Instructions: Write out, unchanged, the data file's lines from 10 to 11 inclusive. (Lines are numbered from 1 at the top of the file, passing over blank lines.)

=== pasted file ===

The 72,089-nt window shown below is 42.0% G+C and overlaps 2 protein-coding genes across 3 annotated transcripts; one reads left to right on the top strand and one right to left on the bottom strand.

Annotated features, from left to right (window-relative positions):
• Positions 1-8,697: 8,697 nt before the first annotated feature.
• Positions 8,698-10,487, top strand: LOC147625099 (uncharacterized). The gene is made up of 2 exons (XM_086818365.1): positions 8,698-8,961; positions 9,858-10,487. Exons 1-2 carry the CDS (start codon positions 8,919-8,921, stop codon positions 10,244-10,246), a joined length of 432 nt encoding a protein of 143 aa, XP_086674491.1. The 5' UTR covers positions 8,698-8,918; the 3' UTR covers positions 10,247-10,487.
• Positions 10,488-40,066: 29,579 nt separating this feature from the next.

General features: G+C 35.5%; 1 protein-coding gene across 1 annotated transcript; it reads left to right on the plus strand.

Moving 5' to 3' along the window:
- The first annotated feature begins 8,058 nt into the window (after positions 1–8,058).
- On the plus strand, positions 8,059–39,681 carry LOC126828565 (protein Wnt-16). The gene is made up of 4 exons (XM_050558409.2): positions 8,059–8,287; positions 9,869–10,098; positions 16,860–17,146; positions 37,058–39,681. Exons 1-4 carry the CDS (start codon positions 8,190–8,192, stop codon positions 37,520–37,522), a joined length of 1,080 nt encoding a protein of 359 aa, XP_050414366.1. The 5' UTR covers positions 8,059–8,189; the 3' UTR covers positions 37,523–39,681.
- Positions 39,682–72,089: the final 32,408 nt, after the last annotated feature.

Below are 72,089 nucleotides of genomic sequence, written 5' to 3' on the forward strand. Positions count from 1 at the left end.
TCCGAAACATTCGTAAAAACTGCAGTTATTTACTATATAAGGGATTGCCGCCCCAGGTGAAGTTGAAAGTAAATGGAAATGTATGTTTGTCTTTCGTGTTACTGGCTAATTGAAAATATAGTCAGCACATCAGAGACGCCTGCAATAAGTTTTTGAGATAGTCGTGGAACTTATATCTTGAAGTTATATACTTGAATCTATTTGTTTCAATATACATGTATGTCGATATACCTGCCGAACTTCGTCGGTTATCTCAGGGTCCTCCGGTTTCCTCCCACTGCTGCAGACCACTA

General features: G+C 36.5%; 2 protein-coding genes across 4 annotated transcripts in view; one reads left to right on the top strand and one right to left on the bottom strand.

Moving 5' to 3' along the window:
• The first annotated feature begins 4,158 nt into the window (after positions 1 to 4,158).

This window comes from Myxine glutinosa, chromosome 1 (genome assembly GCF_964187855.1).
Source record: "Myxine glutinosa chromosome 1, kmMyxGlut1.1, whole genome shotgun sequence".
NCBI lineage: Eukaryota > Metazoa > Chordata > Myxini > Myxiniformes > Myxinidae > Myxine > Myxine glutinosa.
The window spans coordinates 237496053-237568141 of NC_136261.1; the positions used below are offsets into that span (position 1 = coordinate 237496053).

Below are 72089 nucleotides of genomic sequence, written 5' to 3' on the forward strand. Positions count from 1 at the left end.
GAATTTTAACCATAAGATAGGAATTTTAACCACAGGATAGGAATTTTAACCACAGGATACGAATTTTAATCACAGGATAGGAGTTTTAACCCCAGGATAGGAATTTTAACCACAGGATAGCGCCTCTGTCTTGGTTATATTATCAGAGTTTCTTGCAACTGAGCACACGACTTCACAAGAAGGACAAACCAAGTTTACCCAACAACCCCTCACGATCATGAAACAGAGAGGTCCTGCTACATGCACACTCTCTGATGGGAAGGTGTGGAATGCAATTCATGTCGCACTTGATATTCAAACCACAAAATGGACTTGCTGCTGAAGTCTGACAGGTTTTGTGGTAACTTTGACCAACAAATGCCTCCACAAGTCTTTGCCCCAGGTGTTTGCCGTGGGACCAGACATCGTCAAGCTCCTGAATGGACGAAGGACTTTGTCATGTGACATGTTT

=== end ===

- Positions 39,682–72,089: the final 32,408 nt, after the last annotated feature.

Below are 72,089 nucleotides of genomic sequence, written 5' to 3' on the forward strand. Positions count from 1 at the left end.